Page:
The talk with Dianna Molzan and Alex Olson was disappointing. This event demonstrated to me the importance of artists to be able to comfortably and articulately talk about their work. Eric Crosby, one of the curators of the show at the Walker, asked long, sometimes rambling questions for which the two artists seemed ill-prepared. With some exceptions, the artists seemed uncomfortable and unforthcoming. It is too bad that the three participants apparently did not discuss ahead of time what types of subjects they might talk about. The artists were at their best when talking very specifically and tangibly about their work, yet it seemed as if Crosby was not able to latch onto that and guide the conversation to more depth. There were awkward silences and cringe-worthy moments when the artists were nearly squirming in their seats, or even laughing nervously, and Crosby did nothing to make them feel more at ease, despite their obvious off-stage congeniality. This was topped off by Crosby's onstage computer fumbling. I expected more out of a Walker sponsored event.
As one audience member pointed out, it was odd that no images of the artists' work were shown until by request at the end. If that was not the plan, it would have been fine, but seemed to me it is a common expectation even when not the focus of the event, and should have been acknowledged up-front.
During the Q&A, another audience member who said she had been to all the talks related to the Painter Painter exhibit asked for the artists to share their opinions about some of the other work shown, what they liked and what challenged them. All three on stage made this woman feel like a jerk for asking her question. Their lack of grace and complete avoidance of the question left me with a bad taste in my mouth. The woman's question was perhaps poorly worded, but in such a forum it was Crosby's job to frame it in such a way as to honor the asker and allow room for the artists to answer. Major fail! The woman was not at all asking them to "trash another artist's work." I am wondering why they did not talk about what really grabbed them in the show,. Surely another artist would not be offended by having their work publicly admired. Or, better, to just talk about the commonalities among all the work that were important to them. Or maybe some aspect from one or more of the other pieces that has brought them new insight as far as their own work. There are so many ways they could have answered the question that would have been interesting to the audience. But instead they shamed the audience member.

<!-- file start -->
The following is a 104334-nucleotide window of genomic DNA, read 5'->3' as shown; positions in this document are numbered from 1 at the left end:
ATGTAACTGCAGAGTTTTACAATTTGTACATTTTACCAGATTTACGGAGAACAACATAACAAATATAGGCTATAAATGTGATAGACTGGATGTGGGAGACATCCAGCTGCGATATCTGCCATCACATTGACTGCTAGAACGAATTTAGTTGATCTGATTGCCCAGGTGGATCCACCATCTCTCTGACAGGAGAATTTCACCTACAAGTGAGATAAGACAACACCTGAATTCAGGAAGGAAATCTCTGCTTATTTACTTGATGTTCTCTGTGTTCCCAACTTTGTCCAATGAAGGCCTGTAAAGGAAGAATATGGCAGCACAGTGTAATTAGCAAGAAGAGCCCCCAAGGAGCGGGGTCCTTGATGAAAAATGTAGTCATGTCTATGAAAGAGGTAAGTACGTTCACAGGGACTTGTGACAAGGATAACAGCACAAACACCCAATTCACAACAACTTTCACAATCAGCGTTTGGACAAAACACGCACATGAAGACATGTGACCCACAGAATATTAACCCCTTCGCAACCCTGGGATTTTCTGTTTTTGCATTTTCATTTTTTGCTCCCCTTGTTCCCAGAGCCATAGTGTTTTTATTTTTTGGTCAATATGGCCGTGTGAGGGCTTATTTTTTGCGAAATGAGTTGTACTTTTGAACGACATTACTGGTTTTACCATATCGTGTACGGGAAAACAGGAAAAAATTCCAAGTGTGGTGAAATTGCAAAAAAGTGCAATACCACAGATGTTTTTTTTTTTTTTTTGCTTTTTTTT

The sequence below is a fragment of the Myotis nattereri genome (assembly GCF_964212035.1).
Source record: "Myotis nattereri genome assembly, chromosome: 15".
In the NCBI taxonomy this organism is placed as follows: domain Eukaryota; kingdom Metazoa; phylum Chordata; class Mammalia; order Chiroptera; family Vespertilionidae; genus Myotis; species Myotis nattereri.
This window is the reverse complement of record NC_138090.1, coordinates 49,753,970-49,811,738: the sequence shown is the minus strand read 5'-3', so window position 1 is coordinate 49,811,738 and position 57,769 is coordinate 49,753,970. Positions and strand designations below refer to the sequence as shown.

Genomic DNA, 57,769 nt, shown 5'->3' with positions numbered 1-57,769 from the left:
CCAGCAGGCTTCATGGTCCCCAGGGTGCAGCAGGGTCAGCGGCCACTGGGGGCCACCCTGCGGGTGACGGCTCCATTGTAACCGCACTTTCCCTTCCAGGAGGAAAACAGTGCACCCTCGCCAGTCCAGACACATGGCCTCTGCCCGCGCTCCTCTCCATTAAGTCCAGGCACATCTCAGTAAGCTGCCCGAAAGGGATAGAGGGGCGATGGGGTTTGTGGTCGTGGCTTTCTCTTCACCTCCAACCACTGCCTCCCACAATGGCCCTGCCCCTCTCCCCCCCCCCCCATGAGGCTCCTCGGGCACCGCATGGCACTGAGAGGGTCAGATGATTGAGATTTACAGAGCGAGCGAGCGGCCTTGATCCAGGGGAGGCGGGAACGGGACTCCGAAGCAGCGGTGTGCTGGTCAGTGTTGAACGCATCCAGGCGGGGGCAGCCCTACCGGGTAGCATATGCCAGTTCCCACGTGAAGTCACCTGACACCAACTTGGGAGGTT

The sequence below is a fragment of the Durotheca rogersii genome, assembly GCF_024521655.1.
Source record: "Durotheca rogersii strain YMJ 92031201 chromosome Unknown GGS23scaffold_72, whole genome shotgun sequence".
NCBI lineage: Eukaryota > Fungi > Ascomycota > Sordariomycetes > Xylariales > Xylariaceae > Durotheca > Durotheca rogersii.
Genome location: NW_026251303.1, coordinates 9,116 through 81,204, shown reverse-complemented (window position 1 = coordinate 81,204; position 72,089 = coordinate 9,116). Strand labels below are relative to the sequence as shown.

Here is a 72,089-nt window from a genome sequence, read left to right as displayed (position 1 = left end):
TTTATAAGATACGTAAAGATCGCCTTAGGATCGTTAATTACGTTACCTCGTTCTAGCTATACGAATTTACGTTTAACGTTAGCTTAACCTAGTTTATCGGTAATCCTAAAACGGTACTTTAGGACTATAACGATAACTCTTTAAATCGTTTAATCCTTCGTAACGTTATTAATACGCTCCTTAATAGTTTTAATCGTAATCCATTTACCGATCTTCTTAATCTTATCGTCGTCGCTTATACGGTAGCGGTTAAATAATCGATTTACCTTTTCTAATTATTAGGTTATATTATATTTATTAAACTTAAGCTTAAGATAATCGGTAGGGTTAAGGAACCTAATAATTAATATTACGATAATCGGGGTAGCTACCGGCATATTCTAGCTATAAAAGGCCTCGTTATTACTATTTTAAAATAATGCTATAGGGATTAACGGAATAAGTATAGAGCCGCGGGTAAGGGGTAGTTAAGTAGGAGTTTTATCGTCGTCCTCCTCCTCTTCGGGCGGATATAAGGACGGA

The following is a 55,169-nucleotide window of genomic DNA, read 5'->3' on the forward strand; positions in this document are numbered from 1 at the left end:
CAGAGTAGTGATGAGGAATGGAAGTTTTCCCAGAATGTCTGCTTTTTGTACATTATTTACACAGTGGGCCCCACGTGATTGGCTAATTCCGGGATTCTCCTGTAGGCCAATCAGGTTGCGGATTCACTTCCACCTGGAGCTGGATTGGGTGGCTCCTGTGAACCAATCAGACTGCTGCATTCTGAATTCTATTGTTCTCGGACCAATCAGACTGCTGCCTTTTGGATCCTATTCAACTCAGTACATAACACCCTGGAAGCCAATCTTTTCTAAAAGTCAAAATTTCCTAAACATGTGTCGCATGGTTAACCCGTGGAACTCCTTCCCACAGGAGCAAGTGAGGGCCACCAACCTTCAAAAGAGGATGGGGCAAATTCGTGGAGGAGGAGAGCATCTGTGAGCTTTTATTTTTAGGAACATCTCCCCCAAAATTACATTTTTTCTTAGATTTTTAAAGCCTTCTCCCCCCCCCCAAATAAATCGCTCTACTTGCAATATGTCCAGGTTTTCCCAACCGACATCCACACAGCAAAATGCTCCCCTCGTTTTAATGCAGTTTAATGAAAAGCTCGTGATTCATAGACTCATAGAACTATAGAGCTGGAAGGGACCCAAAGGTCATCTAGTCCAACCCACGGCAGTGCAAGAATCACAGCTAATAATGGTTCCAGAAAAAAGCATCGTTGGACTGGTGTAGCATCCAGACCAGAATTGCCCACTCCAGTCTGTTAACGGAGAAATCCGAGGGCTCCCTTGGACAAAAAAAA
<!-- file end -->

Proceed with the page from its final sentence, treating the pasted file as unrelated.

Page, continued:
There were a few good morsels that came out of the talk. One was when Molzan said how she wants her work to be "pleasurable" and how that differs from "tranquilizing" or "dumb." To her it means that the senses are heightened and the viewer is engaged. I wish they had explored this topic more in the context of not just her work, but of today's trends in contemporary art in general.
Although the artists didn't latch onto it, I liked Crosby's question about style. He called it a "taboo subject" for many people, and wondered aloud whether we, as a society, have the vocabulary to discuss art as we once could and did, whether we don't "stretch our style muscle" anymore. I thought this could have led into some really interesting conversation, but it didn't go far. Crosby thought of style in very general terms, defining it as "the way of treating the content." Olson said she does not think in terms of style, and is not at all concerned with it, yet did say if something becomes too "stylized" she knows it is time to move to something else. Molzan said she uses style purposefully but not ironically," and that "you can't be too stylish." "Style," as Crosby defined it, and being "stylized" or stylish, are all different things. I would have especially liked to hear more about Molzan's comment of purposeful use of style and using it (or not) ironically.
March 16, 2013